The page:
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Clinton Travels to Denver Highlighting State Gun-Control Efforts

Aired April 12, 2000 - 1:04 p.m. ET

THIS IS A RUSH TRANSCRIPT. THIS COPY MAY NOT BE IN ITS FINAL FORM AND MAY BE UPDATED.

NATALIE ALLEN, CNN ANCHOR: A week before the first anniversary of the Columbine massacre, President Clinton is in Denver to push for new state and federal gun laws.

CNN's Kelly Wallace has travelled with the president -- Kelly.

KELLY WALLACE, CNN CORRESPONDENT: Well, Natalie, President Clinton is coming here to Colorado hoping to put the spotlight on what Colorado is doing to toughen gun laws, and hoping at the same time to put some pressure on the U.S. Congress.

Now this is an issue that stirs passions on both sides and, as you can see, there is a group of protesters gathering behind me. They have been marching and chanting things like: "No more gun control."

And a big sticking point, holding up gun control in the U.S. Congress, is over the issue of background checks for gun show purchases. That's the issue President Clinton will focus on today, when he throws his support behind a state ballot initiative which would basically require background checks for all purchases at gun shows.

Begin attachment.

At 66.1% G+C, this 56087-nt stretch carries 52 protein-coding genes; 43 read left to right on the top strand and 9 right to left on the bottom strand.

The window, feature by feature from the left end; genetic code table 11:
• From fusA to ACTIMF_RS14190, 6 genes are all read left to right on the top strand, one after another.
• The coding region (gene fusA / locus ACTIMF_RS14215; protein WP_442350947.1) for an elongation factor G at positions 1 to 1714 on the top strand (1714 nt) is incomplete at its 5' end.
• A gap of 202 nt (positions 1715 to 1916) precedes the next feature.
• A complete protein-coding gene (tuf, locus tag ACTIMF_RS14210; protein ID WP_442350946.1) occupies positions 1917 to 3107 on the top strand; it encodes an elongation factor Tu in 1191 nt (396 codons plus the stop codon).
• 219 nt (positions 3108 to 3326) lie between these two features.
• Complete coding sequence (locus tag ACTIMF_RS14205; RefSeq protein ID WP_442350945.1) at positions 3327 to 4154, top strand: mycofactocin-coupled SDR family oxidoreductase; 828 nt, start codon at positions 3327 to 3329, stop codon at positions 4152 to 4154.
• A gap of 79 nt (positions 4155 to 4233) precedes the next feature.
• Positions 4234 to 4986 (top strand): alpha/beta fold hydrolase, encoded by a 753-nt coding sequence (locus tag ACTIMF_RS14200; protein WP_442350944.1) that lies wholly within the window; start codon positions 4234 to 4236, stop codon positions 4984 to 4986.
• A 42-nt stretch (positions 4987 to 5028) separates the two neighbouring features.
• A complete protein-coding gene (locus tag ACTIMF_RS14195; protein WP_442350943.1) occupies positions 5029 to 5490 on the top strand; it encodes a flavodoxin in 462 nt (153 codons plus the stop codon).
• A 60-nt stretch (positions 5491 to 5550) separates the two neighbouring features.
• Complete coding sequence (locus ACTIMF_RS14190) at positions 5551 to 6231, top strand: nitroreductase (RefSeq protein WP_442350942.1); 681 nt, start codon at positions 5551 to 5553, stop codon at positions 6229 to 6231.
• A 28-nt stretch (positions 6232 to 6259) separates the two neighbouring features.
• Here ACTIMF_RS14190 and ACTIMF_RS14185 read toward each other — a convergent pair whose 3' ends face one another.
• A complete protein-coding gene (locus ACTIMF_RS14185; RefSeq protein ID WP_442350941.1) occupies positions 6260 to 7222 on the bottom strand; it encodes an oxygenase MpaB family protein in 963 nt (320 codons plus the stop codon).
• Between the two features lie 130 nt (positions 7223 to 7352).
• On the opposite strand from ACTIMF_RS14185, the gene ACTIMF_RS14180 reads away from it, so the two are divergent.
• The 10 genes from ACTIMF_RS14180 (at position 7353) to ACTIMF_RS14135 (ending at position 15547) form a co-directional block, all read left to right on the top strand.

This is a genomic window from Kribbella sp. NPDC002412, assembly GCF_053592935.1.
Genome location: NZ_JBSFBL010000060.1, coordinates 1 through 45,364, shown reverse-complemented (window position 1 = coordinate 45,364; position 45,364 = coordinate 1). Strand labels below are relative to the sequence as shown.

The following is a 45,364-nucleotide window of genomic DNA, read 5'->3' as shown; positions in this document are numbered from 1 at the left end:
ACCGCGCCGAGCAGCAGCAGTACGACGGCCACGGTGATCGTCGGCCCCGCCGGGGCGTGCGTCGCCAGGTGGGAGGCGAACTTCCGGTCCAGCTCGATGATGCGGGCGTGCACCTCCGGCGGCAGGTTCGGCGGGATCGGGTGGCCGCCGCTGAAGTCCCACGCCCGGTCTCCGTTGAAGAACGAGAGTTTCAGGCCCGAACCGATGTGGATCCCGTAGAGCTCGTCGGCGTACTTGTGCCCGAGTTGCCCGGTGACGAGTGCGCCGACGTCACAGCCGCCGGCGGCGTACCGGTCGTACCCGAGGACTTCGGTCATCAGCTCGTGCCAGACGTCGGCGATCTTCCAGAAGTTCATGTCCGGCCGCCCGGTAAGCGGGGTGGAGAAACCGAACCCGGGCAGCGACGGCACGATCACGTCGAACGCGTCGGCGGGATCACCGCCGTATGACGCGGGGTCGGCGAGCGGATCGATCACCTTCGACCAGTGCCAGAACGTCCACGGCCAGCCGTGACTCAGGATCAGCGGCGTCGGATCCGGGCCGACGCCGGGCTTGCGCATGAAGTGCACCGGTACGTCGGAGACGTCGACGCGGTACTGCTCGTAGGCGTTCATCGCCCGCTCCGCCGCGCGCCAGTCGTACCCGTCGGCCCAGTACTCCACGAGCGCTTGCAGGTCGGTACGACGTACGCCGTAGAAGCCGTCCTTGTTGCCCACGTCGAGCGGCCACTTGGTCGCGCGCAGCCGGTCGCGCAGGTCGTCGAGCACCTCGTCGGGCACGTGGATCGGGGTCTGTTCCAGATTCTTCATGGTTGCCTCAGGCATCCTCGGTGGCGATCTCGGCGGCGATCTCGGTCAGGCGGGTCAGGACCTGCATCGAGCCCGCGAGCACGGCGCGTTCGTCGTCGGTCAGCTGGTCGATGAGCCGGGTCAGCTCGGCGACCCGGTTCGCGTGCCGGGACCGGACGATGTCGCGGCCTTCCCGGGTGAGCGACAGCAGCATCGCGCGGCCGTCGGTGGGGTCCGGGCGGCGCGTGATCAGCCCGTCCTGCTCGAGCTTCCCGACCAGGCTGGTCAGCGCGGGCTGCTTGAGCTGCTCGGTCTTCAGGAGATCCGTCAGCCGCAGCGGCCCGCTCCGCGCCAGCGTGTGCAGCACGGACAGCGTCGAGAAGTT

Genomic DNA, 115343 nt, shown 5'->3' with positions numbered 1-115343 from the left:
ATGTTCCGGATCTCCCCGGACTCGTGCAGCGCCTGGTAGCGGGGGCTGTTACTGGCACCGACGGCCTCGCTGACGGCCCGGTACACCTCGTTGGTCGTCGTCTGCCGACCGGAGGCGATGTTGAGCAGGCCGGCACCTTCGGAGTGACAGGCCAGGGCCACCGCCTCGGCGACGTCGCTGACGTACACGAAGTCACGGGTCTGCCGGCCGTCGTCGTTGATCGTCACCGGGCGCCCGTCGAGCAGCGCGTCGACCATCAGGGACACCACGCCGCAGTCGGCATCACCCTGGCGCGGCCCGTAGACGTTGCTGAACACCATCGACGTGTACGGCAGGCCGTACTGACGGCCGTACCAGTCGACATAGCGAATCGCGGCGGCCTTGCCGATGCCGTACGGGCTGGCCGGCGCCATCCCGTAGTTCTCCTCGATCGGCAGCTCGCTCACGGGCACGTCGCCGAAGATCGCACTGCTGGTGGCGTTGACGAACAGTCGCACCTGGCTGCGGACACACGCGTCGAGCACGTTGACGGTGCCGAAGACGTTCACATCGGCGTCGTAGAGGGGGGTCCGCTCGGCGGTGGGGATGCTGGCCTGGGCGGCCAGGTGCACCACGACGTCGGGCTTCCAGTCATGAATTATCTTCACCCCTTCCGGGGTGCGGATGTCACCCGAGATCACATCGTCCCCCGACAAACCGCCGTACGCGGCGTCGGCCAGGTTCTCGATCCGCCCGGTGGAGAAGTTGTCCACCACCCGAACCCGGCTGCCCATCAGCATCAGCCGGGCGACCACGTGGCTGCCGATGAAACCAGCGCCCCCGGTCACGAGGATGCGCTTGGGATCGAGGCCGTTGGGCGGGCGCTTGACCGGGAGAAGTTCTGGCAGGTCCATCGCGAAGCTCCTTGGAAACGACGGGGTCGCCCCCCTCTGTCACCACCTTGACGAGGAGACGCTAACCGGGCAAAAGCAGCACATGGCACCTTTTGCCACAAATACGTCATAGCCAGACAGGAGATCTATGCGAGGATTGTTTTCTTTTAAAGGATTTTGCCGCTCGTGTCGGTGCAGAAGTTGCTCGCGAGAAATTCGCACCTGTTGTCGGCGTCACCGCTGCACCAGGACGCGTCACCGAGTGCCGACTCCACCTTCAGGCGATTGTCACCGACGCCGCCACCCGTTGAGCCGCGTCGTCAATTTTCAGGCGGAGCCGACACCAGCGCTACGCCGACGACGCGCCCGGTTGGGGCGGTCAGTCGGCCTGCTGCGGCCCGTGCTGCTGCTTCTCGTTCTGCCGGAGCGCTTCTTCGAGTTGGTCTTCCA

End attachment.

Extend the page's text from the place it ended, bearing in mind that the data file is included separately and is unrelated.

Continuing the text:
The initiative is being pushed by a bipartisan group that was formed after last year's deadly high school shootings at Columbine High School. The political director of that group, Tom Mauser, said he took up the issue and the cause of gun control based on something his son Daniel told him just two weeks before he was murdered at Columbine.

(BEGIN VIDEO CLIP)

TOM MAUSER, POLITICAL DIRECTOR, SANE: I feel like I'm doing Daniel's work because he said those words to me before he was murdered, you know: "Dad, did you know there were loopholes in the Brady Bill?" That gives me just so much desire to address that, and to close that loophole, and to feel like I'm carrying on his work, and that through that work, we'll be saving lives. So even though his life was tragically cut short on this earth, he's still living through this effort.

(END VIDEO CLIP)

WALLACE: Just yesterday Tom Mauser led a silent march here in Denver, basically to bring attention to the children killed through gun violence. Empty sneakers and shoes were left on the steps of the capital building here in Denver, one pair for every child killed every year in the U.S.

Now Mr. Clinton, in his remarks, will basically call on Congress to pass tougher gun laws by next week's anniversary of the Columbine massacre. But White House officials concede that is very unlikely. Although just yesterday, Republican and Democratic leaders in the House sent a letter to the Senate saying lawmakers should get together, as soon as possible, to work out their differences -- Natalie.

ALLEN: Kelly Wallace. Kelly, thanks.

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